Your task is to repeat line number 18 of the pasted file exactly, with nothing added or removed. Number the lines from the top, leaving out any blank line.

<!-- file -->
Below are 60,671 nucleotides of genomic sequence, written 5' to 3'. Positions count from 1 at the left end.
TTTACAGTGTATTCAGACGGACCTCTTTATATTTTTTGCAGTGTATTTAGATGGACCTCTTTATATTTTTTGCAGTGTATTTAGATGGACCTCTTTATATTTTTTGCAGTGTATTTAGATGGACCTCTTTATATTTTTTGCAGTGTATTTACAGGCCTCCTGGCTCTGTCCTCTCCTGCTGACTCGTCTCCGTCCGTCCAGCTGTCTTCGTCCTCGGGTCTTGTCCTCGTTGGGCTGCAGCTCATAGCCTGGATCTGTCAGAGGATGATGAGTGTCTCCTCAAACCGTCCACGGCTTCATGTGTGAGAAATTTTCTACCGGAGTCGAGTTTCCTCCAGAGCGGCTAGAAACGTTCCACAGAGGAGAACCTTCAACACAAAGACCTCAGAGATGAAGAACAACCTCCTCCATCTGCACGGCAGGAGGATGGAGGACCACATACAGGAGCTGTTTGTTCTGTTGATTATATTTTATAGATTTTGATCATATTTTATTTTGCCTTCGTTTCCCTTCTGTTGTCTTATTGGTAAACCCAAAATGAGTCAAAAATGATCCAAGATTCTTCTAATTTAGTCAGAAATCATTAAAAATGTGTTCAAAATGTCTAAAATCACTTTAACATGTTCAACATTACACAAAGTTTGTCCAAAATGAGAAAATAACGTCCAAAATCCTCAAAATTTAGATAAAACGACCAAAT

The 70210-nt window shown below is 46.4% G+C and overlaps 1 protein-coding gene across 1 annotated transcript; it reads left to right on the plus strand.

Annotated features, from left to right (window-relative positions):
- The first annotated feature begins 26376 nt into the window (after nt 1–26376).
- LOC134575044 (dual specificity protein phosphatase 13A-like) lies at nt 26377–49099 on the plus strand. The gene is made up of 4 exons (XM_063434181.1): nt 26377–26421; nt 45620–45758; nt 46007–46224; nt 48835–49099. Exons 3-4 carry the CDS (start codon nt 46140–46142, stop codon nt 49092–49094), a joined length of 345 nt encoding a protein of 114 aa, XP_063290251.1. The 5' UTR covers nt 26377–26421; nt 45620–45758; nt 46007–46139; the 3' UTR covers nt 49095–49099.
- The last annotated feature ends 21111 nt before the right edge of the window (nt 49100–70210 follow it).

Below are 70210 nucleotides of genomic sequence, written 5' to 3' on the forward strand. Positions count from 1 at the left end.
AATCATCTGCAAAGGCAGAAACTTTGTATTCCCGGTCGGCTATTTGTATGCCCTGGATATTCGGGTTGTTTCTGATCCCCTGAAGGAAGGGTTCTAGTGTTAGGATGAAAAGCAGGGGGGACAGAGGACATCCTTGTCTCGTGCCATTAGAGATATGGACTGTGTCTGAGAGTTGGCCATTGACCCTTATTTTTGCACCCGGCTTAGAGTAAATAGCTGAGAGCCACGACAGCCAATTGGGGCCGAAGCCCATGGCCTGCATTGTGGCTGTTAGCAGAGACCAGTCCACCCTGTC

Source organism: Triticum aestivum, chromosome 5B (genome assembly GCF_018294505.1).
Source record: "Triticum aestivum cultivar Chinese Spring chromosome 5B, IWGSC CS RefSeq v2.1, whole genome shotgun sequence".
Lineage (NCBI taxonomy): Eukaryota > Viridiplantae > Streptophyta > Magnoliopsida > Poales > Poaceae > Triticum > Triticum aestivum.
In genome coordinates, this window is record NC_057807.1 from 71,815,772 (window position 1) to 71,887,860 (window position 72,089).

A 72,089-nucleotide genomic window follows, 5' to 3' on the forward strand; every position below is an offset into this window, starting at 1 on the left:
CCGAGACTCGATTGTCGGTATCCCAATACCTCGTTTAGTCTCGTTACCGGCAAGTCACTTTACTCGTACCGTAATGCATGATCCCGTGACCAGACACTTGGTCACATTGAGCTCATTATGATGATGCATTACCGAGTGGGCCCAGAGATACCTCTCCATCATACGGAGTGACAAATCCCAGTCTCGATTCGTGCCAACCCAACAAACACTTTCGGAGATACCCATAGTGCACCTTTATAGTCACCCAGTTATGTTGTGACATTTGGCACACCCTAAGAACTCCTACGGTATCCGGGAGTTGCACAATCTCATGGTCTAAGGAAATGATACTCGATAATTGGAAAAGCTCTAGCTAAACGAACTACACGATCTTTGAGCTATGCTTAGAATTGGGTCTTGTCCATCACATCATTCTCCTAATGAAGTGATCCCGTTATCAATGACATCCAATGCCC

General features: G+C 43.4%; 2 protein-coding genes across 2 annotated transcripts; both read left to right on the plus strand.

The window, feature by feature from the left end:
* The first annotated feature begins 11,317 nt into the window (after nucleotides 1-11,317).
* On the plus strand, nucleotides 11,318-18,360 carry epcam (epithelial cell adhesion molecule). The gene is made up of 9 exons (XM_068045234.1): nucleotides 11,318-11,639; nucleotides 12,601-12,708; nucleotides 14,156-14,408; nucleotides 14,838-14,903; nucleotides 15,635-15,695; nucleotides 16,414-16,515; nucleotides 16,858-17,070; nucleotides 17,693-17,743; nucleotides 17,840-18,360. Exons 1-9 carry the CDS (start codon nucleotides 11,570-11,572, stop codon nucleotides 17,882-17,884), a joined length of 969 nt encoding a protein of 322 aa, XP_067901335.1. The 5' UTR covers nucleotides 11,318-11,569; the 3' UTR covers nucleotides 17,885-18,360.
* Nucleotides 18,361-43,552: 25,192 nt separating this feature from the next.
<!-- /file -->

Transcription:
* The first annotated feature begins 11,317 nt into the window (after nucleotides 1-11,317).